Elizabethton couple remains in Japan, CDC says all cruise passengers likely exposed to coronavirus


Tokyo, Japan (WJHL) — The CDC now says that all passengers and crew on the Diamond Princess cruise ship in Japan likely have been exposed to the coronavirus. And the U.S. Government will not allow passengers on the ship to re-enter the country for 14 days after they are released from the Diamond Princess.

PREVIOUS: Chattanooga couple quarantined in Texas, Elizabethton couple still in Japan

That message came in an email to the remaining United States citizen passengers and crew from the US Embassy in Tokyo. Dr. Arnold Hopland of Elizabethton who remains quarantined on the ship forwarded the message dated February 19 to News Channel 11.

“… the U.S. Centers for Disease Control and Prevention (CDC) have determined that, despite all efforts by the Japanese government and Carnival Cruise officials, passengers and crew are reasonably expected of having had exposure to COVID-19 while on board the Diamond Princess,” the letter stated. “Therefore, the Department of Homeland Security, at the request of the CDC, has placed your name on a federal list that will temporarily restrict your ability to travel to the United States. This travel restriction will remain in place for at least 14 days after you depart from the Diamond Princess. You will be notified when the travel restrictions have been lifted.”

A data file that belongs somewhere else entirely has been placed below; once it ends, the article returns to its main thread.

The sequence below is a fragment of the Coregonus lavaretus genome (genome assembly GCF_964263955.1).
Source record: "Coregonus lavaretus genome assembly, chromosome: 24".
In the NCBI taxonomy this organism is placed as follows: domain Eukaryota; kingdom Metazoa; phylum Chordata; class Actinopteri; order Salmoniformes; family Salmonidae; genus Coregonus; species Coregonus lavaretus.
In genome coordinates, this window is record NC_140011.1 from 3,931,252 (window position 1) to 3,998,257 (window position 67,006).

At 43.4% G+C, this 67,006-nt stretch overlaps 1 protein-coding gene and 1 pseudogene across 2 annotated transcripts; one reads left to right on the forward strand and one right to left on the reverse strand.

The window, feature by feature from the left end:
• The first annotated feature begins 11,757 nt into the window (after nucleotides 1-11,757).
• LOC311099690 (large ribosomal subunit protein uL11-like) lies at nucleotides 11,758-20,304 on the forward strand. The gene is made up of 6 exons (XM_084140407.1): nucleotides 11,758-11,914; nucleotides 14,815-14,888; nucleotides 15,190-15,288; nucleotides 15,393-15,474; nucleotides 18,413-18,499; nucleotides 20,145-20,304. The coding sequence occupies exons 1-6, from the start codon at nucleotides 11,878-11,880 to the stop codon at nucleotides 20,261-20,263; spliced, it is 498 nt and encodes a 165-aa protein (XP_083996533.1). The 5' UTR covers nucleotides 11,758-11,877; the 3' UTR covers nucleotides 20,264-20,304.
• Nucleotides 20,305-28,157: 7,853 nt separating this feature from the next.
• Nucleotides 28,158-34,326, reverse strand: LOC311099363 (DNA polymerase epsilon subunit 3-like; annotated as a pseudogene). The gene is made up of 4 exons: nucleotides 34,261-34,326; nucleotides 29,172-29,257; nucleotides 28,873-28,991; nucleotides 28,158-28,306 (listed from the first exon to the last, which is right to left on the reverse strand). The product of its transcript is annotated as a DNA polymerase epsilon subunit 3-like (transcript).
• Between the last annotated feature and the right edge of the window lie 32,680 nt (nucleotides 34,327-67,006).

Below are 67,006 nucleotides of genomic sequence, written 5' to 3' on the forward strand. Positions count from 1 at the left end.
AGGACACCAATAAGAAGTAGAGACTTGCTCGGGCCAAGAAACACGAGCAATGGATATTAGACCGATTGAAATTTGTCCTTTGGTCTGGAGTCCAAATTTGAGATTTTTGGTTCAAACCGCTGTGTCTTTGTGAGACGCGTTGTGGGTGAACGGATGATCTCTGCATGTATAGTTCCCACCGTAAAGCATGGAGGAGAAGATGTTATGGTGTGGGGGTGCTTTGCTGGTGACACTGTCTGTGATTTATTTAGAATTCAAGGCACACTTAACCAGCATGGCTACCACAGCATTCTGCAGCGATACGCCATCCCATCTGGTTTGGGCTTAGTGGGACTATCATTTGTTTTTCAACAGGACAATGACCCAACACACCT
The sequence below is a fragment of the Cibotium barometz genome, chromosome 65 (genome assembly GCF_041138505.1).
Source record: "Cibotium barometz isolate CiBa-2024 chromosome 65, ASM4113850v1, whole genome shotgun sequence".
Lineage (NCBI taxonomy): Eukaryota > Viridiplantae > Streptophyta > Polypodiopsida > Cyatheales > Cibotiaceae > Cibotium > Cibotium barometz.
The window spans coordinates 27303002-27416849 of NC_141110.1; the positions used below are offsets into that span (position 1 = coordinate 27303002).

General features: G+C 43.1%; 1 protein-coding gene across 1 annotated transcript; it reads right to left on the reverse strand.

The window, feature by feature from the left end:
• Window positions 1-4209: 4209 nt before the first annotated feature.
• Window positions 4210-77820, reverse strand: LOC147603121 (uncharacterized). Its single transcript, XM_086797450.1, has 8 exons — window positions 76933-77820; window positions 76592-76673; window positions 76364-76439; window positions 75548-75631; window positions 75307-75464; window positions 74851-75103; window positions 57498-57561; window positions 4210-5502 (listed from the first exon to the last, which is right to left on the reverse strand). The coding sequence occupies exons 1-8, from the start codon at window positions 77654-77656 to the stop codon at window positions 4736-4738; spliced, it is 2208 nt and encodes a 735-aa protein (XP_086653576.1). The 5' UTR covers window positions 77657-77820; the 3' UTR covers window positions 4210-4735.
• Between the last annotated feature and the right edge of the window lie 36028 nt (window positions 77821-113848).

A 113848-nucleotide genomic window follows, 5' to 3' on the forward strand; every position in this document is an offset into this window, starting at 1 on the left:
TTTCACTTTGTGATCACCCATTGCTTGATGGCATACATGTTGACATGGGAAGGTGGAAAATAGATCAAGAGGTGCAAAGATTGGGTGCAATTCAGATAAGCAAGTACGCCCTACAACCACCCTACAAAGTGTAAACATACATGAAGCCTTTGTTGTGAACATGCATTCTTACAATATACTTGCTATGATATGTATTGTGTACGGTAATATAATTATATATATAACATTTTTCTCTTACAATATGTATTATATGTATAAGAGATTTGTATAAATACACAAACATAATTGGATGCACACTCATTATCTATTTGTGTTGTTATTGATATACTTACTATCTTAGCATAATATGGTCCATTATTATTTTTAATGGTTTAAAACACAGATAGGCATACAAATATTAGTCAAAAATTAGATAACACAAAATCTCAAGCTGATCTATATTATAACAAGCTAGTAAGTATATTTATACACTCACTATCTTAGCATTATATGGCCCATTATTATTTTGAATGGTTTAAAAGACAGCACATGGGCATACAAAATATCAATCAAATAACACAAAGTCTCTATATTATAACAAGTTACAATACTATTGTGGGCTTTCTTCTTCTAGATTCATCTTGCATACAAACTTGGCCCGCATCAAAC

“Under the plan, the earliest I could return home is April 4th or 5th,” Dr. Hopland said. “We were originally supposed to be home on February 4.”

PREVIOUS: Elizabethton couple not among Americans leaving cruise ship after wife tests positive for coronavirus

Dr. Hopland says he received this letter February 19th revealing the CDC’s determination that everyone on the Diamond Princess cruise ship likely has been exposed to coronavirus.

The embassy said it’s working on additional guidance for those who previously tested positive for the virus and received treatment and for those who have tested negative. That would include Dr. Hopland’s wife Jeanie who remains in a Japanese hospital awaiting more testing. She tested positive for coronavirus and was notified Sunday moments before the couple was set to board an evacuation flight to the United States.

The embassy promised an update but offered no timelines. “As soon as we have more information, we will share it with you,” the Embassy wrote.

Neither Dr. or Mrs. Hopland have developed symptoms.

“We’re being held captive, and our only crime was being on this boat,” Hopland said by phone early Thursday morning.

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